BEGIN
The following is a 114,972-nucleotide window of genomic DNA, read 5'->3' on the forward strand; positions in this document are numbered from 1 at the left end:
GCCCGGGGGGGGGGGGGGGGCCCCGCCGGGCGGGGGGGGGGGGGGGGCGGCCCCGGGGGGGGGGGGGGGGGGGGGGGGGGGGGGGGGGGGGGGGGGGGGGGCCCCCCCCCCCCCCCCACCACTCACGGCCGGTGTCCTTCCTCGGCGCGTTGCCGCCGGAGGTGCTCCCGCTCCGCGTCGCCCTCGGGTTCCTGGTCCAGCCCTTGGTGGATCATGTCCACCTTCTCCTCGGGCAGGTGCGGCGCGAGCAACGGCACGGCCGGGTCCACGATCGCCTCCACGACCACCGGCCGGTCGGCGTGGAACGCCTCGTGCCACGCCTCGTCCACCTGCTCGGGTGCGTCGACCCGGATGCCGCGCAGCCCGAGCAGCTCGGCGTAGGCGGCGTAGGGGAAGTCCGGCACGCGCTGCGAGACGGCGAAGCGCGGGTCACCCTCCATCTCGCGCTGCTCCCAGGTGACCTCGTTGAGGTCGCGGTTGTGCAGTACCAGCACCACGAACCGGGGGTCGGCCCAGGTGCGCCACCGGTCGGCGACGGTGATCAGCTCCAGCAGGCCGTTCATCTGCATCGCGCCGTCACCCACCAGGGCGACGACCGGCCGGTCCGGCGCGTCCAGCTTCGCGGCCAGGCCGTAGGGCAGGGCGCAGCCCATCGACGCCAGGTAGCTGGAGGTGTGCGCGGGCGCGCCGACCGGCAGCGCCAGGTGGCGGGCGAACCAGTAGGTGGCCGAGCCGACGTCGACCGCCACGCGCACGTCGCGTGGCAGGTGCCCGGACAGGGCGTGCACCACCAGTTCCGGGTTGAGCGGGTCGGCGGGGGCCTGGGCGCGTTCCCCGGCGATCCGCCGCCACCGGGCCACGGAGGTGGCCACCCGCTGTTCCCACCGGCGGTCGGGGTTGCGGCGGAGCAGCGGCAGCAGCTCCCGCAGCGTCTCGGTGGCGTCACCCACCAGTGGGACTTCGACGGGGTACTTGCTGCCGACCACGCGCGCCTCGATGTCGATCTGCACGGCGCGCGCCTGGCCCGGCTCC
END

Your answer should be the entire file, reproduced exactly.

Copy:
The following is a 114,972-nucleotide window of genomic DNA, read 5'->3' on the forward strand; positions in this document are numbered from 1 at the left end:
GCCCGGGGGGGGGGGGGGGGCCCCGCCGGGCGGGGGGGGGGGGGGGGCGGCCCCGGGGGGGGGGGGGGGGGGGGGGGGGGGGGGGGGGGGGGGGGGGGGGGCCCCCCCCCCCCCCCCACCACTCACGGCCGGTGTCCTTCCTCGGCGCGTTGCCGCCGGAGGTGCTCCCGCTCCGCGTCGCCCTCGGGTTCCTGGTCCAGCCCTTGGTGGATCATGTCCACCTTCTCCTCGGGCAGGTGCGGCGCGAGCAACGGCACGGCCGGGTCCACGATCGCCTCCACGACCACCGGCCGGTCGGCGTGGAACGCCTCGTGCCACGCCTCGTCCACCTGCTCGGGTGCGTCGACCCGGATGCCGCGCAGCCCGAGCAGCTCGGCGTAGGCGGCGTAGGGGAAGTCCGGCACGCGCTGCGAGACGGCGAAGCGCGGGTCACCCTCCATCTCGCGCTGCTCCCAGGTGACCTCGTTGAGGTCGCGGTTGTGCAGTACCAGCACCACGAACCGGGGGTCGGCCCAGGTGCGCCACCGGTCGGCGACGGTGATCAGCTCCAGCAGGCCGTTCATCTGCATCGCGCCGTCACCCACCAGGGCGACGACCGGCCGGTCCGGCGCGTCCAGCTTCGCGGCCAGGCCGTAGGGCAGGGCGCAGCCCATCGACGCCAGGTAGCTGGAGGTGTGCGCGGGCGCGCCGACCGGCAGCGCCAGGTGGCGGGCGAACCAGTAGGTGGCCGAGCCGACGTCGACCGCCACGCGCACGTCGCGTGGCAGGTGCCCGGACAGGGCGTGCACCACCAGTTCCGGGTTGAGCGGGTCGGCGGGGGCCTGGGCGCGTTCCCCGGCGATCCGCCGCCACCGGGCCACGGAGGTGGCCACCCGCTGTTCCCACCGGCGGTCGGGGTTGCGGCGGAGCAGCGGCAGCAGCTCCCGCAGCGTCTCGGTGGCGTCACCCACCAGTGGGACTTCGACGGGGTACTTGCTGCCGACCACGCGCGCCTCGATGTCGATCTGCACGGCGCGCGCCTGGCCCGGCTCC